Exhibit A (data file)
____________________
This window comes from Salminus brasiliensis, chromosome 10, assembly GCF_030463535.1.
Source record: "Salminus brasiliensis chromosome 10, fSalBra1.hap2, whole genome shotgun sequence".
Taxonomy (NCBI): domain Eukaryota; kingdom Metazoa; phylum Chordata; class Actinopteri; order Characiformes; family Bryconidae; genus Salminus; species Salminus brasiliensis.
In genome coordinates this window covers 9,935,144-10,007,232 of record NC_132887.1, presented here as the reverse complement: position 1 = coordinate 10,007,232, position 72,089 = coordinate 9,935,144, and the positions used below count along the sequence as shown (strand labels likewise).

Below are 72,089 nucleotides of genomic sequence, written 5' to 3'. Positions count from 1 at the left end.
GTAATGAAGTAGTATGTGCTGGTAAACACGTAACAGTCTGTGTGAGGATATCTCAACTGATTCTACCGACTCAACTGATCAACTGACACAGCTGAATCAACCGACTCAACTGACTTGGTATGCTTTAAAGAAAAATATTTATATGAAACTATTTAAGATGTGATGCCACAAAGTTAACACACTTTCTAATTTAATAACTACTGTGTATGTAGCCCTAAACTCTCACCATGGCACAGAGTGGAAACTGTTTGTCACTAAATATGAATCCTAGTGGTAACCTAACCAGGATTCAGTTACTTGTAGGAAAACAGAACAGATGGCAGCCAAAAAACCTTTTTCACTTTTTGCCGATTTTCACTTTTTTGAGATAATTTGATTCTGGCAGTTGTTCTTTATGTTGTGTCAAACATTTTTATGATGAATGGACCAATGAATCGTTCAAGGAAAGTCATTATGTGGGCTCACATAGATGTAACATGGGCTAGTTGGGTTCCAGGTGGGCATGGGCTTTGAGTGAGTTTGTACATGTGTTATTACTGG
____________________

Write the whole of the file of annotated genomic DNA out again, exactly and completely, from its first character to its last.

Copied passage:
This window comes from Salminus brasiliensis, chromosome 10, assembly GCF_030463535.1.
Source record: "Salminus brasiliensis chromosome 10, fSalBra1.hap2, whole genome shotgun sequence".
Taxonomy (NCBI): domain Eukaryota; kingdom Metazoa; phylum Chordata; class Actinopteri; order Characiformes; family Bryconidae; genus Salminus; species Salminus brasiliensis.
In genome coordinates this window covers 9,935,144-10,007,232 of record NC_132887.1, presented here as the reverse complement: position 1 = coordinate 10,007,232, position 72,089 = coordinate 9,935,144, and the positions used below count along the sequence as shown (strand labels likewise).

Below are 72,089 nucleotides of genomic sequence, written 5' to 3'. Positions count from 1 at the left end.
GTAATGAAGTAGTATGTGCTGGTAAACACGTAACAGTCTGTGTGAGGATATCTCAACTGATTCTACCGACTCAACTGATCAACTGACACAGCTGAATCAACCGACTCAACTGACTTGGTATGCTTTAAAGAAAAATATTTATATGAAACTATTTAAGATGTGATGCCACAAAGTTAACACACTTTCTAATTTAATAACTACTGTGTATGTAGCCCTAAACTCTCACCATGGCACAGAGTGGAAACTGTTTGTCACTAAATATGAATCCTAGTGGTAACCTAACCAGGATTCAGTTACTTGTAGGAAAACAGAACAGATGGCAGCCAAAAAACCTTTTTCACTTTTTGCCGATTTTCACTTTTTTGAGATAATTTGATTCTGGCAGTTGTTCTTTATGTTGTGTCAAACATTTTTATGATGAATGGACCAATGAATCGTTCAAGGAAAGTCATTATGTGGGCTCACATAGATGTAACATGGGCTAGTTGGGTTCCAGGTGGGCATGGGCTTTGAGTGAGTTTGTACATGTGTTATTACTGG